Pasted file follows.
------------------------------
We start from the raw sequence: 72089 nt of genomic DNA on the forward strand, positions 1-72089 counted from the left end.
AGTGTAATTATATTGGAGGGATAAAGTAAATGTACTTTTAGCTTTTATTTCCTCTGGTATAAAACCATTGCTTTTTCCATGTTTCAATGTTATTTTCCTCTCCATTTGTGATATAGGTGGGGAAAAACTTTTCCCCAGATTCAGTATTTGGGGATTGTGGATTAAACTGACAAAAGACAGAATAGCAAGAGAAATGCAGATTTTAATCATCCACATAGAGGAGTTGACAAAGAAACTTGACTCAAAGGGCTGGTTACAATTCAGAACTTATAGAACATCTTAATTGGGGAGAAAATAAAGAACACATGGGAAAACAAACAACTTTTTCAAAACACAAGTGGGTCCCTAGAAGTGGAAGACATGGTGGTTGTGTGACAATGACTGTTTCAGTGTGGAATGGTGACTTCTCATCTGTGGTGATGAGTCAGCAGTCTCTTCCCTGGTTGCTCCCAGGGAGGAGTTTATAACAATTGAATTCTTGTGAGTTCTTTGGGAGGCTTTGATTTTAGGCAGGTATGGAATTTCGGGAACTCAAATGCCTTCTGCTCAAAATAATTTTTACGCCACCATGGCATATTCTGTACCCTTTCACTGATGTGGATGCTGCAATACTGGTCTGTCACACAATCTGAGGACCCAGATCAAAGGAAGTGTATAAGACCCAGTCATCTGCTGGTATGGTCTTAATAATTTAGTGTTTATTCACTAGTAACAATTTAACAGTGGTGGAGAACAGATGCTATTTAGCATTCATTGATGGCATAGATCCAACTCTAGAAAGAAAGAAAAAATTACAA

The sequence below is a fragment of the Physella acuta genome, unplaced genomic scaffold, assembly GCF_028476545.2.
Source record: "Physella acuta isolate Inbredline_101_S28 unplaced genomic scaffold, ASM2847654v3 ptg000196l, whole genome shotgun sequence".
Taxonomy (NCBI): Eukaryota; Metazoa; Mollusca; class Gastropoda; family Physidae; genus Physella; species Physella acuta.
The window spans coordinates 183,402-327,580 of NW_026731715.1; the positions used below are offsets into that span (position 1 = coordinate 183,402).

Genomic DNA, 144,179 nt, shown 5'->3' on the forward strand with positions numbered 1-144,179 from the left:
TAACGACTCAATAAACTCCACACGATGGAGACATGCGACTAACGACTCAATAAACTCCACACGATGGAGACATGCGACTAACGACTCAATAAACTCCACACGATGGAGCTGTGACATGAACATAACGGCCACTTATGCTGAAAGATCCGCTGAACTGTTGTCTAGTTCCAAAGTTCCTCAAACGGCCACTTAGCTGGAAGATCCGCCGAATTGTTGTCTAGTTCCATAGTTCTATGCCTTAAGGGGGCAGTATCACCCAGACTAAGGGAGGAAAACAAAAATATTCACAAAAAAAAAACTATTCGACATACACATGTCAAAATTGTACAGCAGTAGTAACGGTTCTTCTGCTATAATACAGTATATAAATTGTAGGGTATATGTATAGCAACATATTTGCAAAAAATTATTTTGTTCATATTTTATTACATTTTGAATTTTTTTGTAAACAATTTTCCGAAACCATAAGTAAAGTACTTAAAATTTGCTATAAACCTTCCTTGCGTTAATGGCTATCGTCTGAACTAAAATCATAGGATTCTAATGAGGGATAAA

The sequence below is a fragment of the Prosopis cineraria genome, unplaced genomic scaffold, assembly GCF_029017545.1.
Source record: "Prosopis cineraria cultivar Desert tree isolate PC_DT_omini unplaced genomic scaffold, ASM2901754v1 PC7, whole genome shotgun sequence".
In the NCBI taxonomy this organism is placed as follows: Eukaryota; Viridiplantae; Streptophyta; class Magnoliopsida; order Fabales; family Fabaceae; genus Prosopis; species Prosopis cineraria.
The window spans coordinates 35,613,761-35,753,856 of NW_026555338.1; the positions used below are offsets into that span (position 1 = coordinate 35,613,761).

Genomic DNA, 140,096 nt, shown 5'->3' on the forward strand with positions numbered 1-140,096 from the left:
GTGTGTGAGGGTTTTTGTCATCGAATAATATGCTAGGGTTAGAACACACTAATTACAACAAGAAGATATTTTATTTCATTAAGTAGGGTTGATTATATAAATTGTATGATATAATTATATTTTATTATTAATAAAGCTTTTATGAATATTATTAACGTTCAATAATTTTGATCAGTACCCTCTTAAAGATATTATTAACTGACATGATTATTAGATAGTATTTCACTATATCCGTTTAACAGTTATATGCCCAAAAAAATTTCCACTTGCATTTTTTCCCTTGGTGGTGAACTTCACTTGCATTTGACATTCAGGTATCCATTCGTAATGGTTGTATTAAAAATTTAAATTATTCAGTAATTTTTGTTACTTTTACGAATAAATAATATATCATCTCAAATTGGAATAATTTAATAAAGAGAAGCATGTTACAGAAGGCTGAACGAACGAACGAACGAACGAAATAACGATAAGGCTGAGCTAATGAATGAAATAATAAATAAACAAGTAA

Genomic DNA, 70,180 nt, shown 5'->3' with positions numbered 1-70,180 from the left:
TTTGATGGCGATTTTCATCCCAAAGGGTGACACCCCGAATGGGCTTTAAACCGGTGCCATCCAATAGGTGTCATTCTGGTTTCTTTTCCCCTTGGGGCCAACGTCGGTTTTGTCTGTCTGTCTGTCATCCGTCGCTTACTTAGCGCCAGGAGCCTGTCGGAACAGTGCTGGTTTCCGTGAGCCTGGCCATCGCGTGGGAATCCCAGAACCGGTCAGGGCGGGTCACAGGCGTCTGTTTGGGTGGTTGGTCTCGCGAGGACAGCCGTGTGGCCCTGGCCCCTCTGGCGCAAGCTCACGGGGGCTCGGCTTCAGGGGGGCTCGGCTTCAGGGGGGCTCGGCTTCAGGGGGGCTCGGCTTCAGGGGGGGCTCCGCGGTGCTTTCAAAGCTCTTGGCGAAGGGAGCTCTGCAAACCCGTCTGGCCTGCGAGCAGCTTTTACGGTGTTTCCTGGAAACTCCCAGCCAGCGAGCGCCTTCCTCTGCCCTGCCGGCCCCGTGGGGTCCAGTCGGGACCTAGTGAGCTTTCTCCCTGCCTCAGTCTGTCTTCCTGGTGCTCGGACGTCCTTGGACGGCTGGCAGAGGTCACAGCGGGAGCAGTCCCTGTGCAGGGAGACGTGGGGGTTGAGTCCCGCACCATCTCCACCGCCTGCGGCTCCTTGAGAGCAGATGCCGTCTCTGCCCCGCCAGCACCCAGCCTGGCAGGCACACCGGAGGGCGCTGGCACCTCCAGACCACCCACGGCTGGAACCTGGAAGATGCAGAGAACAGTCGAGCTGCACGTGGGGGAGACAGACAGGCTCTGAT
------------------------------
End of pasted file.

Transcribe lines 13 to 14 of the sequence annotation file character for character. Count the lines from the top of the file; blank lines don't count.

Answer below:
Genomic DNA, 140,096 nt, shown 5'->3' on the forward strand with positions numbered 1-140,096 from the left:
GTGTGTGAGGGTTTTTGTCATCGAATAATATGCTAGGGTTAGAACACACTAATTACAACAAGAAGATATTTTATTTCATTAAGTAGGGTTGATTATATAAATTGTATGATATAATTATATTTTATTATTAATAAAGCTTTTATGAATATTATTAACGTTCAATAATTTTGATCAGTACCCTCTTAAAGATATTATTAACTGACATGATTATTAGATAGTATTTCACTATATCCGTTTAACAGTTATATGCCCAAAAAAATTTCCACTTGCATTTTTTCCCTTGGTGGTGAACTTCACTTGCATTTGACATTCAGGTATCCATTCGTAATGGTTGTATTAAAAATTTAAATTATTCAGTAATTTTTGTTACTTTTACGAATAAATAATATATCATCTCAAATTGGAATAATTTAATAAAGAGAAGCATGTTACAGAAGGCTGAACGAACGAACGAACGAACGAAATAACGATAAGGCTGAGCTAATGAATGAAATAATAAATAAACAAGTAA